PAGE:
– – Bill Stepien, Trump 2020 campaign manager

      • dude says:

        CBS reported that both Democratic and Republican poll watchers were inside the counting facilities monitoring the ballot handling. Hardly a case of “not being allowed access”.

  27. earlofhuntingdon says:

    I’ll never understand why Californians passed Prop 22, which reverses a state statute that classified workers such as Uber and Lyft drivers as employees, not independent contractors, giving them substantially more rights.

    It might be because Silicon Valley billionaires and their PE investors spent over $200 million on it (nearly double the amount spent on the runner up, twelve years ago), making it the most expensive measure in Californian history. Uber has never made a dime and has no business model that will credibly make one: it exists solely because of the perverse optimism of its PE investors.

    https://www.theguardian.com/us-news/2020/nov/04/california-election-voters-prop-22-uber-lyft

    • MB says:

      There were tons of misleading Yes-on-22 ads aired locally which featured drivers touting the benefits of remaining independent contractors with new undefined “enhanced” benefits. The tiny print at the bottom of screen which flashes at the end of the commercials reveal Uber, Lyft etc. were the sponsors of the proposition, but I’m sure 90% of viewers didn’t bother getting within 1 foot of the TV screen in order to read that.

      They were already worried about AB5, and the timing of the election relative to the beginnings of AB5 enforcement was very fortuitous. BTW, AB5 is horrible for musicians, but due to the pandemic, there’s very few gigs anyway these days…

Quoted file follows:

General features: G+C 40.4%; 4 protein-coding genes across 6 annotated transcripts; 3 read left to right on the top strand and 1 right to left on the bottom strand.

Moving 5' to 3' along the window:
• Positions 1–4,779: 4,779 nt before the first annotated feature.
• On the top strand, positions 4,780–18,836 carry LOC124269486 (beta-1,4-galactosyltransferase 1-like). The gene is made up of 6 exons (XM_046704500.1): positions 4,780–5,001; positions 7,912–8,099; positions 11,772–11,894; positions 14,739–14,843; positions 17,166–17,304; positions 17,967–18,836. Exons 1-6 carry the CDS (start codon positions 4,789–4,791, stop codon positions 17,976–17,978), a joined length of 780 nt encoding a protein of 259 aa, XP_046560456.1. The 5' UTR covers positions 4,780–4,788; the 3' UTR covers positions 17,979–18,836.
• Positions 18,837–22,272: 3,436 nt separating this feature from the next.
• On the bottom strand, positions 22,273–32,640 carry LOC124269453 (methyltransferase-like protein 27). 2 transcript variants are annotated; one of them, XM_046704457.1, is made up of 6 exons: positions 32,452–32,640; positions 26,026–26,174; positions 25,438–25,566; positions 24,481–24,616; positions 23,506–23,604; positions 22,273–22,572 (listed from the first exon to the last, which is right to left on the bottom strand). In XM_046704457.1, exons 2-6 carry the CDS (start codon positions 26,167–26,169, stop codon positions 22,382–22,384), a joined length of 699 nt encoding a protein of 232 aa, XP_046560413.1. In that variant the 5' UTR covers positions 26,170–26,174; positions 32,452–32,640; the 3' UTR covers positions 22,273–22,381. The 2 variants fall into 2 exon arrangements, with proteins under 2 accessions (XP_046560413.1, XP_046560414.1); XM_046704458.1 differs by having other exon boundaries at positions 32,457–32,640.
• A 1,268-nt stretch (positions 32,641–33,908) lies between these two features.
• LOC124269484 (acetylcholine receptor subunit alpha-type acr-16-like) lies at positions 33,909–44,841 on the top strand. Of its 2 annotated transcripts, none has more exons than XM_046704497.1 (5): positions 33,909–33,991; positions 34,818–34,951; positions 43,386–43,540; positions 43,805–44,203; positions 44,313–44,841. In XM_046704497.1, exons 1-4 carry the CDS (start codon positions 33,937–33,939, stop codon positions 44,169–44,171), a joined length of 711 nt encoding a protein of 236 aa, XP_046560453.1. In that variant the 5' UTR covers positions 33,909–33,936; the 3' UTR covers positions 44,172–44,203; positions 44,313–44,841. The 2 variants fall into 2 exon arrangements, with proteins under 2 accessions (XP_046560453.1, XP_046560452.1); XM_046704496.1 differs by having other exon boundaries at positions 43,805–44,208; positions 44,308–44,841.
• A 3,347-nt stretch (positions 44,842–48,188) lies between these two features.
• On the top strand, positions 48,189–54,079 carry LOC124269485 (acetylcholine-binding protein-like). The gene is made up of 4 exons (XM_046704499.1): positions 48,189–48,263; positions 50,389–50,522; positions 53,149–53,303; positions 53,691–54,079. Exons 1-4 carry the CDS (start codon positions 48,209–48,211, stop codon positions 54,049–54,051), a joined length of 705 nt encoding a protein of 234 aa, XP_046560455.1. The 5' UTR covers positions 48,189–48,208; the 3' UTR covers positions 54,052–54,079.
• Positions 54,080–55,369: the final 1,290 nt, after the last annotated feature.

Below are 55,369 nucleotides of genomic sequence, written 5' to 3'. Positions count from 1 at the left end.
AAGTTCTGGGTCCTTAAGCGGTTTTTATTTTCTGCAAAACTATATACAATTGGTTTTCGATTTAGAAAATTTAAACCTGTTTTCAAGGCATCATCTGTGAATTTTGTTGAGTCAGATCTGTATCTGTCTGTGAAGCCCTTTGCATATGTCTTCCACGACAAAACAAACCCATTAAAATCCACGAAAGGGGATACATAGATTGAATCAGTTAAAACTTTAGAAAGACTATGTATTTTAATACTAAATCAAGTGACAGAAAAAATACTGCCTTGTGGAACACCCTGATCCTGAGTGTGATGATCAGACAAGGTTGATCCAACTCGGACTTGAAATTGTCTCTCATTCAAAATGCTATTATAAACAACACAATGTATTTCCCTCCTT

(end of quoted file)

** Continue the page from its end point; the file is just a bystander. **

• P J Evans says:

      I voted against it. If Uber wants to claim drivers aren’t necessarily employee for their business model, then they need to explain what their business model is. If they want to be employee-contracting agencies, then they get to play by the rules that other employee-contracting agencies play by. (I worked that way for years. We got paid better than minimum wage and had some benefits.)

  28. BraveNewWorld says:

    Assume Biden wins. The Senate Republicans will likely refuse to allow a vote on any new judicial appointee proposed by Biden. That will leave lots of vacancies for the Republicans to fill next time they win the White House again possibly under a Trump in 2024 as Biden has already hinted at a forgive and forget policy and will be under even more pressure to do so with a squeak through election victory. They may also block other nominations as well. In 2022 the Republican are favored to increase their majority in the Senate so have no reason to change course from their scorched earth policy . Is there any thing the Democrats can do other than their patented and time tested usual “OK we give up”?

  29. earlofhuntingdon says:

    The polling industry needs to reboot – or enter bankruptcy. The polling in Maine, for example, consistently showed Susan Collins trailing her Democratic opponent, Sara Gideon, by several points. She won by almost ten. With results like that, pollsters should switch fields and become economists.

  30. harpie says:

    Armed Agents Are Allowed in Ballot-Counting Venues, Justice Dept. Tells Prosecutors
    Former officials expressed fears that the department’s legal interpretation would allow federal investigators to intimidate vote counters or interfere with their work.
    https://www.nytimes.com/2020/11/04/us/politics/justice-department-armed-officers-election.html
    Nov. 4, 2020, 9:05 p.m.

    The Justice Department told federal prosecutors in an email early on Wednesday that the law allowed them to send armed federal officers to ballot-counting locations around the country to investigate potential voter fraud, according to three people who described the message.